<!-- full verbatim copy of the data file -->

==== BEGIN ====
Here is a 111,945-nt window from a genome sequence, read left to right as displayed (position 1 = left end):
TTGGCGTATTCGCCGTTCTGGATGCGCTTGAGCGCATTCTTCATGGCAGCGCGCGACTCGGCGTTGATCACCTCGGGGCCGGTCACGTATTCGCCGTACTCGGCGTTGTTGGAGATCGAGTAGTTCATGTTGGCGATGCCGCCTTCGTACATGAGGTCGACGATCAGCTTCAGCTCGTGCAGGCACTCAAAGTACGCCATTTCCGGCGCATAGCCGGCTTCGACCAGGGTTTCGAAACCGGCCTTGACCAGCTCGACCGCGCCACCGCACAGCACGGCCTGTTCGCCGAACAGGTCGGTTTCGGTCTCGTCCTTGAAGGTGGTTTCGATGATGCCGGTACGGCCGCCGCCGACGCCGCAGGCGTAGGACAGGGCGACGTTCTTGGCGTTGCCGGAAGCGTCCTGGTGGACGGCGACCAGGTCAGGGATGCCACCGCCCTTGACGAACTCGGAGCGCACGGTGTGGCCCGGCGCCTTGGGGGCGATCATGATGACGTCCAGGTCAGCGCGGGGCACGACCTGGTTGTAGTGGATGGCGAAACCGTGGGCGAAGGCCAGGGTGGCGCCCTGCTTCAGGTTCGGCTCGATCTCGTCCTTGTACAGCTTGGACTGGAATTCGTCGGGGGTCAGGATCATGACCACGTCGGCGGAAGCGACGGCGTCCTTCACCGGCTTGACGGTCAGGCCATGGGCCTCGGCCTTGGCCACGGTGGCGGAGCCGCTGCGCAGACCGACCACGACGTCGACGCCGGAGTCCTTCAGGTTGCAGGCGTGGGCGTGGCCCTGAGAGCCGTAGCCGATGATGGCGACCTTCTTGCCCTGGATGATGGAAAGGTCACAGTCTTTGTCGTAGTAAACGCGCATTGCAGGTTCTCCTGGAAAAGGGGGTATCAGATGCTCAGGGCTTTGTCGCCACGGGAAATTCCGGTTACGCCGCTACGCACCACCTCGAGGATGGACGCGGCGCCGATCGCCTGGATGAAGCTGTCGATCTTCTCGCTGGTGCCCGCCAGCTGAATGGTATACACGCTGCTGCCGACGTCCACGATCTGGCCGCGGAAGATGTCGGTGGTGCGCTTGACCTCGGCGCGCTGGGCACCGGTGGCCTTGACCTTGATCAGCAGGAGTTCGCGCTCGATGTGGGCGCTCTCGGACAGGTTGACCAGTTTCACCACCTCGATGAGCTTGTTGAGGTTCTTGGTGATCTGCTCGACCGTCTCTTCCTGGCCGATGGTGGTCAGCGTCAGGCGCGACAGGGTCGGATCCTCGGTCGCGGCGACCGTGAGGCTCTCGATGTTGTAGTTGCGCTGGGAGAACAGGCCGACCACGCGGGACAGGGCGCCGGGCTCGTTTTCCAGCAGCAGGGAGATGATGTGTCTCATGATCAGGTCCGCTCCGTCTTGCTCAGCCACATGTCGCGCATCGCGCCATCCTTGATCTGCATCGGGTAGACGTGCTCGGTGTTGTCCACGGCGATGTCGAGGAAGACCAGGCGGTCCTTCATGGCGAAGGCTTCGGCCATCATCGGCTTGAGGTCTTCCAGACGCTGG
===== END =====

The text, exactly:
Here is a 111,945-nt window from a genome sequence, read left to right as displayed (position 1 = left end):
TTGGCGTATTCGCCGTTCTGGATGCGCTTGAGCGCATTCTTCATGGCAGCGCGCGACTCGGCGTTGATCACCTCGGGGCCGGTCACGTATTCGCCGTACTCGGCGTTGTTGGAGATCGAGTAGTTCATGTTGGCGATGCCGCCTTCGTACATGAGGTCGACGATCAGCTTCAGCTCGTGCAGGCACTCAAAGTACGCCATTTCCGGCGCATAGCCGGCTTCGACCAGGGTTTCGAAACCGGCCTTGACCAGCTCGACCGCGCCACCGCACAGCACGGCCTGTTCGCCGAACAGGTCGGTTTCGGTCTCGTCCTTGAAGGTGGTTTCGATGATGCCGGTACGGCCGCCGCCGACGCCGCAGGCGTAGGACAGGGCGACGTTCTTGGCGTTGCCGGAAGCGTCCTGGTGGACGGCGACCAGGTCAGGGATGCCACCGCCCTTGACGAACTCGGAGCGCACGGTGTGGCCCGGCGCCTTGGGGGCGATCATGATGACGTCCAGGTCAGCGCGGGGCACGACCTGGTTGTAGTGGATGGCGAAACCGTGGGCGAAGGCCAGGGTGGCGCCCTGCTTCAGGTTCGGCTCGATCTCGTCCTTGTACAGCTTGGACTGGAATTCGTCGGGGGTCAGGATCATGACCACGTCGGCGGAAGCGACGGCGTCCTTCACCGGCTTGACGGTCAGGCCATGGGCCTCGGCCTTGGCCACGGTGGCGGAGCCGCTGCGCAGACCGACCACGACGTCGACGCCGGAGTCCTTCAGGTTGCAGGCGTGGGCGTGGCCCTGAGAGCCGTAGCCGATGATGGCGACCTTCTTGCCCTGGATGATGGAAAGGTCACAGTCTTTGTCGTAGTAAACGCGCATTGCAGGTTCTCCTGGAAAAGGGGGTATCAGATGCTCAGGGCTTTGTCGCCACGGGAAATTCCGGTTACGCCGCTACGCACCACCTCGAGGATGGACGCGGCGCCGATCGCCTGGATGAAGCTGTCGATCTTCTCGCTGGTGCCCGCCAGCTGAATGGTATACACGCTGCTGCCGACGTCCACGATCTGGCCGCGGAAGATGTCGGTGGTGCGCTTGACCTCGGCGCGCTGGGCACCGGTGGCCTTGACCTTGATCAGCAGGAGTTCGCGCTCGATGTGGGCGCTCTCGGACAGGTTGACCAGTTTCACCACCTCGATGAGCTTGTTGAGGTTCTTGGTGATCTGCTCGACCGTCTCTTCCTGGCCGATGGTGGTCAGCGTCAGGCGCGACAGGGTCGGATCCTCGGTCGCGGCGACCGTGAGGCTCTCGATGTTGTAGTTGCGCTGGGAGAACAGGCCGACCACGCGGGACAGGGCGCCGGGCTCGTTTTCCAGCAGCAGGGAGATGATGTGTCTCATGATCAGGTCCGCTCCGTCTTGCTCAGCCACATGTCGCGCATCGCGCCATCCTTGATCTGCATCGGGTAGACGTGCTCGGTGTTGTCCACGGCGATGTCGAGGAAGACCAGGCGGTCCTTCATGGCGAAGGCTTCGGCCATCATCGGCTTGAGGTCTTCCAGACGCTGG